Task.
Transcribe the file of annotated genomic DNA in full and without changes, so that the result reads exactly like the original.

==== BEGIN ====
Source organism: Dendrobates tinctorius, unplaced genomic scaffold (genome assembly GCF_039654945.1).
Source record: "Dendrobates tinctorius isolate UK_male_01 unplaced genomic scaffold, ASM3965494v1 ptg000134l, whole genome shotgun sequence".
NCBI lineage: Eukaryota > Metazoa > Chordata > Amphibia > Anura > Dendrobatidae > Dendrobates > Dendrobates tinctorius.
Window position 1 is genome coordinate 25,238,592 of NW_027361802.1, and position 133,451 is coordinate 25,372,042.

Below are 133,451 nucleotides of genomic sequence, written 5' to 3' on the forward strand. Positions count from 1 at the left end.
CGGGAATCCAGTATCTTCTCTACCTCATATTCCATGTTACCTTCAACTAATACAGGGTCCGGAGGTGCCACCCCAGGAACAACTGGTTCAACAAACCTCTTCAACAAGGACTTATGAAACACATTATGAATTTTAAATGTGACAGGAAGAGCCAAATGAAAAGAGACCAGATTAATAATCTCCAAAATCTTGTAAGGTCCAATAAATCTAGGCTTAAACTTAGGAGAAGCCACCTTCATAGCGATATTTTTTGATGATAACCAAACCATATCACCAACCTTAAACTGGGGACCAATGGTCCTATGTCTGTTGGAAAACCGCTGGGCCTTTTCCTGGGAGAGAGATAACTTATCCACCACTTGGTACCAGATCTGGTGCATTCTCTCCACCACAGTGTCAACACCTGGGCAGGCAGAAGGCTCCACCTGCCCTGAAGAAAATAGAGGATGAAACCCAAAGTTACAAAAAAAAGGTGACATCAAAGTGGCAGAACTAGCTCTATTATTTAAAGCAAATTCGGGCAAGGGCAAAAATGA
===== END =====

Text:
Source organism: Dendrobates tinctorius, unplaced genomic scaffold (genome assembly GCF_039654945.1).
Source record: "Dendrobates tinctorius isolate UK_male_01 unplaced genomic scaffold, ASM3965494v1 ptg000134l, whole genome shotgun sequence".
NCBI lineage: Eukaryota > Metazoa > Chordata > Amphibia > Anura > Dendrobatidae > Dendrobates > Dendrobates tinctorius.
Window position 1 is genome coordinate 25,238,592 of NW_027361802.1, and position 133,451 is coordinate 25,372,042.

Below are 133,451 nucleotides of genomic sequence, written 5' to 3' on the forward strand. Positions count from 1 at the left end.
CGGGAATCCAGTATCTTCTCTACCTCATATTCCATGTTACCTTCAACTAATACAGGGTCCGGAGGTGCCACCCCAGGAACAACTGGTTCAACAAACCTCTTCAACAAGGACTTATGAAACACATTATGAATTTTAAATGTGACAGGAAGAGCCAAATGAAAAGAGACCAGATTAATAATCTCCAAAATCTTGTAAGGTCCAATAAATCTAGGCTTAAACTTAGGAGAAGCCACCTTCATAGCGATATTTTTTGATGATAACCAAACCATATCACCAACCTTAAACTGGGGACCAATGGTCCTATGTCTGTTGGAAAACCGCTGGGCCTTTTCCTGGGAGAGAGATAACTTATCCACCACTTGGTACCAGATCTGGTGCATTCTCTCCACCACAGTGTCAACACCTGGGCAGGCAGAAGGCTCCACCTGCCCTGAAGAAAATAGAGGATGAAACCCAAAGTTACAAAAAAAAGGTGACATCAAAGTGGCAGAACTAGCTCTATTATTTAAAGCAAATTCGGGCAAGGGCAAAAATGA